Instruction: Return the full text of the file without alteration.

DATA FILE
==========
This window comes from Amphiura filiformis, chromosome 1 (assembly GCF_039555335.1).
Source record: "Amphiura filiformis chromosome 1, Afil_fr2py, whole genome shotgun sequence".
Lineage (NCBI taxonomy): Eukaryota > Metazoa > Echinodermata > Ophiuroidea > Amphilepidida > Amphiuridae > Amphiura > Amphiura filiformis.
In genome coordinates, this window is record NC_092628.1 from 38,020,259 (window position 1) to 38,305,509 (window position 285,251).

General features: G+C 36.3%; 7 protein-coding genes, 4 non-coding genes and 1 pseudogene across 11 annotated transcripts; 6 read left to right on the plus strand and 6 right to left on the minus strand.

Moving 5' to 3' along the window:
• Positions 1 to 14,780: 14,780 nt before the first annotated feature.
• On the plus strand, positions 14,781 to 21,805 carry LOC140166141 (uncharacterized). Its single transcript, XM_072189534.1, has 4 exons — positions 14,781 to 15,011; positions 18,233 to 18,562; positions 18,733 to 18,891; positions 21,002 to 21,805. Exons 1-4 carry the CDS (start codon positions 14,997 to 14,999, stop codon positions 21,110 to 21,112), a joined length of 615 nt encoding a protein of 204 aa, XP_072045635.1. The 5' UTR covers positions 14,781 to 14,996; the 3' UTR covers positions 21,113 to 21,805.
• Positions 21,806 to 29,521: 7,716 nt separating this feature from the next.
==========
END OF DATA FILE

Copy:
This window comes from Amphiura filiformis, chromosome 1 (assembly GCF_039555335.1).
Source record: "Amphiura filiformis chromosome 1, Afil_fr2py, whole genome shotgun sequence".
Lineage (NCBI taxonomy): Eukaryota > Metazoa > Echinodermata > Ophiuroidea > Amphilepidida > Amphiuridae > Amphiura > Amphiura filiformis.
In genome coordinates, this window is record NC_092628.1 from 38,020,259 (window position 1) to 38,305,509 (window position 285,251).

General features: G+C 36.3%; 7 protein-coding genes, 4 non-coding genes and 1 pseudogene across 11 annotated transcripts; 6 read left to right on the plus strand and 6 right to left on the minus strand.

Moving 5' to 3' along the window:
• Positions 1 to 14,780: 14,780 nt before the first annotated feature.
• On the plus strand, positions 14,781 to 21,805 carry LOC140166141 (uncharacterized). Its single transcript, XM_072189534.1, has 4 exons — positions 14,781 to 15,011; positions 18,233 to 18,562; positions 18,733 to 18,891; positions 21,002 to 21,805. Exons 1-4 carry the CDS (start codon positions 14,997 to 14,999, stop codon positions 21,110 to 21,112), a joined length of 615 nt encoding a protein of 204 aa, XP_072045635.1. The 5' UTR covers positions 14,781 to 14,996; the 3' UTR covers positions 21,113 to 21,805.
• Positions 21,806 to 29,521: 7,716 nt separating this feature from the next.